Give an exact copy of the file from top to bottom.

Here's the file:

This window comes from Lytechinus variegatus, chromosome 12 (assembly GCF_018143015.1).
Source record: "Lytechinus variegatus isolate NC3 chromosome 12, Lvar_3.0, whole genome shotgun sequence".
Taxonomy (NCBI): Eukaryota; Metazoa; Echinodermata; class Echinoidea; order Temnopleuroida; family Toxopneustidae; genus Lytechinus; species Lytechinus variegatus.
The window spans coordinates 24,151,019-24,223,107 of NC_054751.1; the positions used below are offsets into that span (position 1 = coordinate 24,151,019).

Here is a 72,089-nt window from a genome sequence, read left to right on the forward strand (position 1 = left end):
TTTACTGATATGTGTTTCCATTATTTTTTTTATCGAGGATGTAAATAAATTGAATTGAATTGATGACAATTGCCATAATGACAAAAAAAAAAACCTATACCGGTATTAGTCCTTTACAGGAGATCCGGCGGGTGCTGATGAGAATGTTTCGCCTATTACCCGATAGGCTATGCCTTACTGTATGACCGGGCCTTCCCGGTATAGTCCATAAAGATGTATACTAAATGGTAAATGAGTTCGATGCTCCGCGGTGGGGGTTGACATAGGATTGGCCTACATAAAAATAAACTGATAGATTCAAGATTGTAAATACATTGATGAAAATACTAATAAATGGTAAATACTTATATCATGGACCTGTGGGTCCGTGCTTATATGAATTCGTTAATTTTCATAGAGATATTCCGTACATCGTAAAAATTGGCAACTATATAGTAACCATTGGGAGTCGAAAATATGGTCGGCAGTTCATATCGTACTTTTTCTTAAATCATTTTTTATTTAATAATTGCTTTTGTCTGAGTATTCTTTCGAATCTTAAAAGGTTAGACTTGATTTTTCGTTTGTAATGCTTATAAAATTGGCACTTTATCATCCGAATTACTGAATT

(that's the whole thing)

This window comes from Lytechinus variegatus, chromosome 12 (assembly GCF_018143015.1).
Source record: "Lytechinus variegatus isolate NC3 chromosome 12, Lvar_3.0, whole genome shotgun sequence".
Taxonomy (NCBI): Eukaryota; Metazoa; Echinodermata; class Echinoidea; order Temnopleuroida; family Toxopneustidae; genus Lytechinus; species Lytechinus variegatus.
The window spans coordinates 24,151,019-24,223,107 of NC_054751.1; the positions used below are offsets into that span (position 1 = coordinate 24,151,019).

Here is a 72,089-nt window from a genome sequence, read left to right on the forward strand (position 1 = left end):
TTTACTGATATGTGTTTCCATTATTTTTTTTATCGAGGATGTAAATAAATTGAATTGAATTGATGACAATTGCCATAATGACAAAAAAAAAAACCTATACCGGTATTAGTCCTTTACAGGAGATCCGGCGGGTGCTGATGAGAATGTTTCGCCTATTACCCGATAGGCTATGCCTTACTGTATGACCGGGCCTTCCCGGTATAGTCCATAAAGATGTATACTAAATGGTAAATGAGTTCGATGCTCCGCGGTGGGGGTTGACATAGGATTGGCCTACATAAAAATAAACTGATAGATTCAAGATTGTAAATACATTGATGAAAATACTAATAAATGGTAAATACTTATATCATGGACCTGTGGGTCCGTGCTTATATGAATTCGTTAATTTTCATAGAGATATTCCGTACATCGTAAAAATTGGCAACTATATAGTAACCATTGGGAGTCGAAAATATGGTCGGCAGTTCATATCGTACTTTTTCTTAAATCATTTTTTATTTAATAATTGCTTTTGTCTGAGTATTCTTTCGAATCTTAAAAGGTTAGACTTGATTTTTCGTTTGTAATGCTTATAAAATTGGCACTTTATCATCCGAATTACTGAATT